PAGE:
Balancing: Fact and Fiction
All the balancing stories, balance factors and experiments you may have heard in relation to British twins do not apply to offset crankshaft engines. Offset crankshaft engines are similar to a V-twin engine with a 90 angle between cylinders. These crankshafts are balanced in a different way that can only be done with computerized equipment. Offset crankshafts cannot be balanced on knife edges using various weights, as they must be balanced rotationally and axially (from side-to-side).
The only truism is that each journal, and therefore each cylinder in an offset crankshaft vertical twin, must be considered as if you are balancing a single cylinder engine. With the advent of computerized balancing equipment, science now allows us to go farther then that; a crankshaft can now be balanced for rotation and from side-to-side to reduce the effects of any rocking couple. Yamaha now calls their offset crankshafts cross-plane technology, as used on their latest 4 cylinder sports bikes but also used on some vertical twins. All modern Triumph twin engines are offset crankshaft using what they call a 270 degree crankshaft. Cross-plane, offset or staggered journal crankshaft technology is not new. It was first used for a Cadillac straight-eight engine in 1908! Whatever the crankshaft form is called balancing science must take over from this point, not philosophy and not opinion based on here-say rather then fact.
The figure, right, shows how balance weights are placed for a typical single-cylinder engine. With an offset crank, counterweights are placed in a similar manner, with approximately 50 percent of the weight on either side of each journal in a manner that is completely different from the other side. One side the pork-chop shaped crank cheek is used for 50% of the balance for one crank journal while on the other side a counterweight is welded to the flywheel. Note that no holes are ever drilled in an ED G Crank for balancing!
In relation to an ED G Crank, the balancers ensure that 50 percent of the weight to counterbalance each cylinder is on either side of the journal. This means that weight can be added or removed on either side of each journal. Metal may be welded to the pork chop to increase weight if required or a Mallory metal slug may be added. Philosophy creeps in when someone says “add more weight to the crank cheeks” – they don’t know what they are talking about! Science must always take over; the balancers add or subtract weight as required to get the optimum counterweight distribution possible in relation to each crank journal.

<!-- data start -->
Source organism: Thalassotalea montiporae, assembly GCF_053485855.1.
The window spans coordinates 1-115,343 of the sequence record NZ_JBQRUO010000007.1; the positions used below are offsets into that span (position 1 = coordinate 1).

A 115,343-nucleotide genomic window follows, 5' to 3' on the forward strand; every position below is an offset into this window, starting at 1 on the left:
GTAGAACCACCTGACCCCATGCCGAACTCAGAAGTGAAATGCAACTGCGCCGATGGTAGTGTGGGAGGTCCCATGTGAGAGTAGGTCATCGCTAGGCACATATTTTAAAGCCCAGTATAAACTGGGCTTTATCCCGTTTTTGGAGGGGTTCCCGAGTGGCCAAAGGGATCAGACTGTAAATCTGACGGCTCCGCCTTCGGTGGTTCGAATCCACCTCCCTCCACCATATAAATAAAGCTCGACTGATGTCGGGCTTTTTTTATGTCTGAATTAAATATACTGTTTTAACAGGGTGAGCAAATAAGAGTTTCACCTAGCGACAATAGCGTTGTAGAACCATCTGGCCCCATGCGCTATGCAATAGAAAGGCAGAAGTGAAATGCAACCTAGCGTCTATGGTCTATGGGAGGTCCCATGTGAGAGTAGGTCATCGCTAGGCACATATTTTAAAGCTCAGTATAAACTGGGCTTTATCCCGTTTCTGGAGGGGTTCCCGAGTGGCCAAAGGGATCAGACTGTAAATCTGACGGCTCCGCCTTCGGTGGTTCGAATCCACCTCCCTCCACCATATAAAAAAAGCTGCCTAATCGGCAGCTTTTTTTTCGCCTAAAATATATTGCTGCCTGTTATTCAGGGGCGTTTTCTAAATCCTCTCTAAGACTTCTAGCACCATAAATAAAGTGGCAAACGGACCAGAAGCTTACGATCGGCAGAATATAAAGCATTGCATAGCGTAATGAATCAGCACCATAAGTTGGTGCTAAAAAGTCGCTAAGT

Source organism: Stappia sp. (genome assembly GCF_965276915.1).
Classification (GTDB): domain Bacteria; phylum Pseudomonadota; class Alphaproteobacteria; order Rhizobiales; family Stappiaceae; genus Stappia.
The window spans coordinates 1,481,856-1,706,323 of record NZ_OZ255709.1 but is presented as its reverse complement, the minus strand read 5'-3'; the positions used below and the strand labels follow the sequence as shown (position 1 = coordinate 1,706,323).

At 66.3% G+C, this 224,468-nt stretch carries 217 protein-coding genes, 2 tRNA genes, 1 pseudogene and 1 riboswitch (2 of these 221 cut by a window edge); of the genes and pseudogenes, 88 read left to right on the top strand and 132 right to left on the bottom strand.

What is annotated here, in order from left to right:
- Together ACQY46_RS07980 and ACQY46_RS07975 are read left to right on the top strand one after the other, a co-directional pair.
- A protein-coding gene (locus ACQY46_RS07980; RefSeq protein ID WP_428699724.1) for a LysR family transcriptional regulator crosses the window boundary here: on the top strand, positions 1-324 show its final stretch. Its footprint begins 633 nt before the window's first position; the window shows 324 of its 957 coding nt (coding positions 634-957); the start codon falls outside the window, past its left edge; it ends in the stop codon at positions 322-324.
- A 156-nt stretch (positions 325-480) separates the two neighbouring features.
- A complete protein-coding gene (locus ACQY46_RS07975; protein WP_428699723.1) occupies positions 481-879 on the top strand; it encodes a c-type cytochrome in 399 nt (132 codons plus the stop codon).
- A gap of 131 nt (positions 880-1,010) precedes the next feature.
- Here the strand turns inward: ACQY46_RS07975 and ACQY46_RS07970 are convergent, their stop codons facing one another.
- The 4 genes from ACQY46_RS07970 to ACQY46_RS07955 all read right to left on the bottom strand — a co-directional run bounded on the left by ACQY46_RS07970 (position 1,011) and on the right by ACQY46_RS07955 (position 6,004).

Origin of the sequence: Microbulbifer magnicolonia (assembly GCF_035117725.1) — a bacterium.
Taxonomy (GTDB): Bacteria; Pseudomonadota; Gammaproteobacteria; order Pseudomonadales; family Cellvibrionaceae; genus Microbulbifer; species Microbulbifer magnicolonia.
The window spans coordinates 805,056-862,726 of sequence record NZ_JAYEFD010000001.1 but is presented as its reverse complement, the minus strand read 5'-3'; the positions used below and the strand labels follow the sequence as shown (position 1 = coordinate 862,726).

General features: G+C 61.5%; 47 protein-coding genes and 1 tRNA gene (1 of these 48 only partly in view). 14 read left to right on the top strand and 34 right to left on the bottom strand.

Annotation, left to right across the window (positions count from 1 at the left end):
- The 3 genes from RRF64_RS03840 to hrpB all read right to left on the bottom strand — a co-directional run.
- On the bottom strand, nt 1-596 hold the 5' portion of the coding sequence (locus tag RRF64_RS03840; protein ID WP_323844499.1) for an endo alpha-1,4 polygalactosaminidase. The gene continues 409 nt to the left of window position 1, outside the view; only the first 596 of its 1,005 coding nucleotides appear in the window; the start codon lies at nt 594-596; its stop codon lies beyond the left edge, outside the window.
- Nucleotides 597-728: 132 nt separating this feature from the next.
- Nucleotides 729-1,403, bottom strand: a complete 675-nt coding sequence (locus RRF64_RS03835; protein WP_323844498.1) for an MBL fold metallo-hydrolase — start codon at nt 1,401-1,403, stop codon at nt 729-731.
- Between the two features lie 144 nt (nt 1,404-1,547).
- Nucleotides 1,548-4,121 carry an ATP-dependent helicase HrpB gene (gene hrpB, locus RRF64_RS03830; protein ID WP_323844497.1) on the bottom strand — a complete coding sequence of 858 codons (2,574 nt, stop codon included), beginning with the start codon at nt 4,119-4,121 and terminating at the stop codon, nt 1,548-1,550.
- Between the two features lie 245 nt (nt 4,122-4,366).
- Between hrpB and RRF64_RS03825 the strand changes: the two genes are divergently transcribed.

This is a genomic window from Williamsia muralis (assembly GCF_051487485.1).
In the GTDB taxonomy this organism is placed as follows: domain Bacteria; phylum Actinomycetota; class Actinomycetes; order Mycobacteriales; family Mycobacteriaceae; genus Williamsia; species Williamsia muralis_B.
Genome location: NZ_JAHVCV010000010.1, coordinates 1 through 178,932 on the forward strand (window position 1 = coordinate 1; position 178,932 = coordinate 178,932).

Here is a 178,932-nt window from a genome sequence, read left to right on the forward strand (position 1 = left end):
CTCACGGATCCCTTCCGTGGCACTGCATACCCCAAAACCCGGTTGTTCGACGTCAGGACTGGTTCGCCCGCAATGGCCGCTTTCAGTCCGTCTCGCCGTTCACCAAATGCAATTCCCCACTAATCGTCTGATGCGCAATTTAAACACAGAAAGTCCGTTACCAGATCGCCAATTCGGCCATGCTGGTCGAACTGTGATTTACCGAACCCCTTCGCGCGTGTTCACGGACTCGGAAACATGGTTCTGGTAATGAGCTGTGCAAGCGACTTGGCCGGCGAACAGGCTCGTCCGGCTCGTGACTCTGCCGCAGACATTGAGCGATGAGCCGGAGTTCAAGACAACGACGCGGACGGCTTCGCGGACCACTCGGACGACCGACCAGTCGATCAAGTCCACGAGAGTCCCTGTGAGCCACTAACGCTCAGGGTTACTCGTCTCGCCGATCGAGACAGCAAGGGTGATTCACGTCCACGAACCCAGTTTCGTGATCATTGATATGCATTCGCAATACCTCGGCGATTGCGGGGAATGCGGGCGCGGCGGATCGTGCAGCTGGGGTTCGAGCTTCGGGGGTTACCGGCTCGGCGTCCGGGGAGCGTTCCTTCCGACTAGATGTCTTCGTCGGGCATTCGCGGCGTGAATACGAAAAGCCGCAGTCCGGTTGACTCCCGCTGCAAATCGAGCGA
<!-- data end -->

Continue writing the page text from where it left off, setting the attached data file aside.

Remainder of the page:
“I’ve heard that I should use 77% balance factor.”
The problem with balance factors is that they also relate to a combination of what’s best for the engine and the motorcycle frame. Triumph spent many years changing balance factors to suit the ‘new’ unit construction frame in the mid sixties, partly to fix vibration problems, but also to improve acceleration. A lot of data exists on the web for balance factors to use with particular frames, engine displacements, compression ratios and engine mounting methods. All of this information applies to stock 360 degree crankshafts. ED G Cranks has tested various balance factors, in different frames, for various engines, from 45 to 66 percent. We know what works, what doesn’t, and what happens if you decide to change pistons from ones that were originally 400 grams to new forged pistons that are only 275 grams. Where did that bad vibration come from?
With a typical 90 degree offset crankshaft engine, with the engine solidly mounted to the frame, 50 percent seems to work best for all of them (BSA, Norton or Triumph). 40 to 45% may be used for high-rpm racing engines to reduce vibration at high RPM at the expense of low RPM smoothness. 60% is wonderful balance factor for low rpm smoothness (below 4500 rpm) but vibration may be worse then a stock 360 degree engine above 6000 rpm. Isolastic-mounted engines are far more tolerant to balance factor variations that are a few percent off while solid-mounted engines are not.
Exceptions may occur for pure racing or Bonneville Salt flat engines where a narrow RPM range is required. We have almost 20 years of experience with offset crankshafts in solid and Isolastic mounted Norton engines, with pre-unit and unit BSA engines in swingarm and rigid frames and unit and pre-unit Triumphs in both swingarm and rigid frames. 50% seems to work well with all of them using camshaft profiles designed for the street and compression ratios below 9.5:1.
“What else can be balanced?”
If reducing vibration is critical for either long-distance riding, or racing, then a crank can be balanced with all drive and timing gears, and the alternator rotor and nuts and clips installed. If a customer desires this service it does not add to the cost of your crank but you must ship all components to Ed G Cranks for this to be done. For an additional change we can balance your clutch, drive sprocket and rear brake drum with sprocket installed (yes, separate from the wheel) to reduce any imbalance inherent in the manufacturing process of these components. It makes a noticeable difference!
“Who does your balancing?”
All balancing done by D. Garland & Son of Scarborough, Ontario, Canada. This company can balance anything that rotates from the crank in a tiny model aircraft engine, to satellites, water and air turbines and large mining industry ball mills that are 30 feet long and 14 feet in diameter.
More detailed balancing information can be supplied by ED G Cranks; send us a message and we’ll send it along.